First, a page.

Kagame mania peaks as voters in massive show of support at rally

Sunday August 8 2010

Supporters of Rwandan President Paul Kagame watch as he addresses a rally at the Gasavo vumbungo on the last day of the presidential rally ahead of Monday's presidential election on August 7, 2010 in Kigali.  AFP|Nation

Supporters of Rwandan President Paul Kagame watch as he addresses a rally at the Gasavo vumbungo on the last day of the presidential rally ahead of Monday's presidential election on August 7, 2010 in Kigali. AFP|Nation 

By KEZIO-MUSOKE DAVID, Nation Correspondent and Agencies

To a crescendo of “We will vote for you!” and “No one but you!”, Rwandan President Paul Kagame made his final campaign appearance before Monday’s poll like a long-awaited rock star.

In his campaign, Mr Kagame employed SMS, tweeting and facebooking updates of his manifesto. On his official website Mr Kagame said in a statement, “For those who wonder why I have chosen to run again, you must not know that challenges have never stopped me.”

Rwanda goes to polls with the shortest campaigning period (not more than 20 days) registered amongst all the five East African states. With just days to the end of elections there is still no single incident of election violence and no mention of ethnicities or religion.

Rwanda goes to polls to with four presidential candidates including Alvera Mukabaramba the only female candidate, whose is a non-practising medical doctor, representing the Party for Progressive Concord a small party with no seat in Rwanda’s bicameral parliaments.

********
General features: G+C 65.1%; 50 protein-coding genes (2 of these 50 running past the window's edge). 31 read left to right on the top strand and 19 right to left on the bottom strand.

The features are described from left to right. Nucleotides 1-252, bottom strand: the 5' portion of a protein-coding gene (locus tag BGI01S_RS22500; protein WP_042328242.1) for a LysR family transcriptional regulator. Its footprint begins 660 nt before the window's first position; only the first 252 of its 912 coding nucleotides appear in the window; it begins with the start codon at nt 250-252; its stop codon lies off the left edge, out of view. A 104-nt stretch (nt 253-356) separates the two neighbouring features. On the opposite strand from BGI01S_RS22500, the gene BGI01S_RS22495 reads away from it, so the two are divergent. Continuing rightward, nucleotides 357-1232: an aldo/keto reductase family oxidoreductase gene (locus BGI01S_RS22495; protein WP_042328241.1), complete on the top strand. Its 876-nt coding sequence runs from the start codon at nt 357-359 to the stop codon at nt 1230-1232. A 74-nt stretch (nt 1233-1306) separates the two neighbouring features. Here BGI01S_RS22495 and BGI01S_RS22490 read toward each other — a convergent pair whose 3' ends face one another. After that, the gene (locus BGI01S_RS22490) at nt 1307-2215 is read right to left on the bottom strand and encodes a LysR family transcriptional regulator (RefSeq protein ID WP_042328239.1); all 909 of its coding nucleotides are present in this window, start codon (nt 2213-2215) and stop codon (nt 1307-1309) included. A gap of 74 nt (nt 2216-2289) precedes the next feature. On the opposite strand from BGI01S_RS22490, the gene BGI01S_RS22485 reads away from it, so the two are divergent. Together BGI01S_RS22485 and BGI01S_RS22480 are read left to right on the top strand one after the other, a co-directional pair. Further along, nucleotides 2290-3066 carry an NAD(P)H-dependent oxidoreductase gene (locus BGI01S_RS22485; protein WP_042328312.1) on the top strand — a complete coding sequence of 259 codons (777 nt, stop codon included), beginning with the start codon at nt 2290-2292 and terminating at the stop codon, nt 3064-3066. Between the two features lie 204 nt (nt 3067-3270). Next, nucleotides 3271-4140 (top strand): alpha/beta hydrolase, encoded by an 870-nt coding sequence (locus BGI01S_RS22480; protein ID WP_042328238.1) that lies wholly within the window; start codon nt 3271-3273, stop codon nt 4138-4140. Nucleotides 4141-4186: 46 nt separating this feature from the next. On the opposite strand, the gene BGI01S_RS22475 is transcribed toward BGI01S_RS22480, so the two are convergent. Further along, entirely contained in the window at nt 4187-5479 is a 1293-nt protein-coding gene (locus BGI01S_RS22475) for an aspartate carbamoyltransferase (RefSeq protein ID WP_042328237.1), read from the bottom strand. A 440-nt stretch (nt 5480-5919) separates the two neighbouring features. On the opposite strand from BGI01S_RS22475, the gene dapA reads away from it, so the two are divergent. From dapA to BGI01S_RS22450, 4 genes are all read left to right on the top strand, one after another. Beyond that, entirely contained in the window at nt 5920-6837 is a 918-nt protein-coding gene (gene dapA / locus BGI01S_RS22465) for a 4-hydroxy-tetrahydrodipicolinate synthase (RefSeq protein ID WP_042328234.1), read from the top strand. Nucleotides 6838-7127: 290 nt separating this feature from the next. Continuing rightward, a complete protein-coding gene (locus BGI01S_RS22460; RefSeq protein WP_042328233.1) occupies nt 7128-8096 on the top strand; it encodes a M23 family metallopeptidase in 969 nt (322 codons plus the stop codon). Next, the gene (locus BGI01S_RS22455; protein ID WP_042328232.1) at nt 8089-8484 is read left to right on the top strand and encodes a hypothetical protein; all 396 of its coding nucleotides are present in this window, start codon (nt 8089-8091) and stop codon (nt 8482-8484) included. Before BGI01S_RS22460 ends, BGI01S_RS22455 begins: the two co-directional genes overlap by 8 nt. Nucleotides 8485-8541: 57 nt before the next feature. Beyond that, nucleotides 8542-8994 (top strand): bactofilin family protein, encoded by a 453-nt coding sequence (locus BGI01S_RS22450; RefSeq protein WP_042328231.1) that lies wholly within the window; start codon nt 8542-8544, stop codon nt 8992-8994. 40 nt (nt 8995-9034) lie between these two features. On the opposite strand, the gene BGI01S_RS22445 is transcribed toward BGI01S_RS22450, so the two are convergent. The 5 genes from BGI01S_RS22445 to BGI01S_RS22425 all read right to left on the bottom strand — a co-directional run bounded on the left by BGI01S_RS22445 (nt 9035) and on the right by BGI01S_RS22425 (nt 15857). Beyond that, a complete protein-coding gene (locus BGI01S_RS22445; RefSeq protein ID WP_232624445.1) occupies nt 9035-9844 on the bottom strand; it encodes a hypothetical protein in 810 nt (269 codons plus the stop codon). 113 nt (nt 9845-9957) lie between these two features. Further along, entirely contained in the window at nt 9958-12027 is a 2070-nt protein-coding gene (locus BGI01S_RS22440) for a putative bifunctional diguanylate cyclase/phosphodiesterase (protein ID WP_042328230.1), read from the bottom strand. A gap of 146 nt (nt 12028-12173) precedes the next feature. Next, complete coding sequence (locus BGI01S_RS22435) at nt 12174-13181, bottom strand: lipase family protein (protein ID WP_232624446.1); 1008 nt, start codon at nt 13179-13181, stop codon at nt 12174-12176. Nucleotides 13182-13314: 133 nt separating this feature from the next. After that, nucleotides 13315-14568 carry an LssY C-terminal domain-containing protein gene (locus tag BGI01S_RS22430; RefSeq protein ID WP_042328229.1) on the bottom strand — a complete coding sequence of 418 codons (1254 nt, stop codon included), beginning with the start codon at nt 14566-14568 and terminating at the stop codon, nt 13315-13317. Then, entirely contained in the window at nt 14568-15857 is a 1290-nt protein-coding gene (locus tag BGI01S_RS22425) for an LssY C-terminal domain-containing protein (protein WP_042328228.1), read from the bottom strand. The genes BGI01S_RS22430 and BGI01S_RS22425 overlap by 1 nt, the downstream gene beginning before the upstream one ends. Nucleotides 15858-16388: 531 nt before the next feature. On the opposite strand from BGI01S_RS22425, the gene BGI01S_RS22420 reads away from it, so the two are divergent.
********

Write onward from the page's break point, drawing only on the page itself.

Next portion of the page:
Other than President Kagame, Dr Ntawukuliryayo and Mukabaramba, Mr Prosper Higiro is another candidate representing the Liberal Party which claims four seats in parliament.

At his final rally on Saturday, President Kagame faced a sea of paraphernalia in his party colours of red, white and blue: umbrellas, flags, caps, T-shirts stretching as far as the eye could see.

Supporters of the Rwandan Patriotic Front (RPF) have over the past weeks donned tunics sewn from RPF scarves, sported wigs and body paint in the party colours and even built a three-wheel “Kagamemobile” from a wheelbarrow.

Even the trees lining the road leading to the rally venue were wrapped in red, white and blue for Kagame who is virtually assured of victory.

This year’s campaign poster shows Mr Kagame as slightly more mellow than in the official portrait. Nothing deters the supporters: some are heavily pregnant, others bent double with age, some are on crutches or pushed in wheelchairs by their grandchildren.

They come in on foot, by the busload or perched precariously on the top of trucks.

A giant screen mounted on an RPF truck alternates images of Kagame sporting a baseball cap and those of the crowd dancing feverishly, arms aloft, punching the air, seemingly oblivious to the hours of waiting in the hot sun.

Singers encourage the crowd to expend yet more energy.

A poet recites a homage to Kagame. A party activist tells how her life was changed by the RPF, saying that since he came to power, women have gained their place in Rwandan politics.

“Rwanda’s new politics are not the politics of the Hutu, the Tutsi or the Twa but the politics of all Rwandans,” President Kagame said, referring to the country’s main ethnic groups.

Kagame was just 36 in 1994 when the RPF rebel army routed genocidal forces who had killed an estimated 800,000 people and he took power in Rwanda.

“The justice I have put in place is for all Rwandans, the education system for all Rwandans,” he said.

“It’s in part love for Paul (Kagame), in part the phenomenon you see with born again Christians where one person goes so they all go and in part local leaders encouraging people to go,” commented one observer.

The only world leader known to have undergone military training both in the US and in Cuba, Kagame is criticised for being dictatorial.

“Kagame allows less political space and press freedom at home than Robert Mugabe does in Zimbabwe,” The Economist charged recently. “Before 1998 Kagame could count on almost unlimited sympathy from the international community, which felt guilty for its neglect during the genocide. Today, his moral credit has been seriously damaged by the horrors committed in the Congo during 1998-2003,” writes Gerard Prunier, a French academic.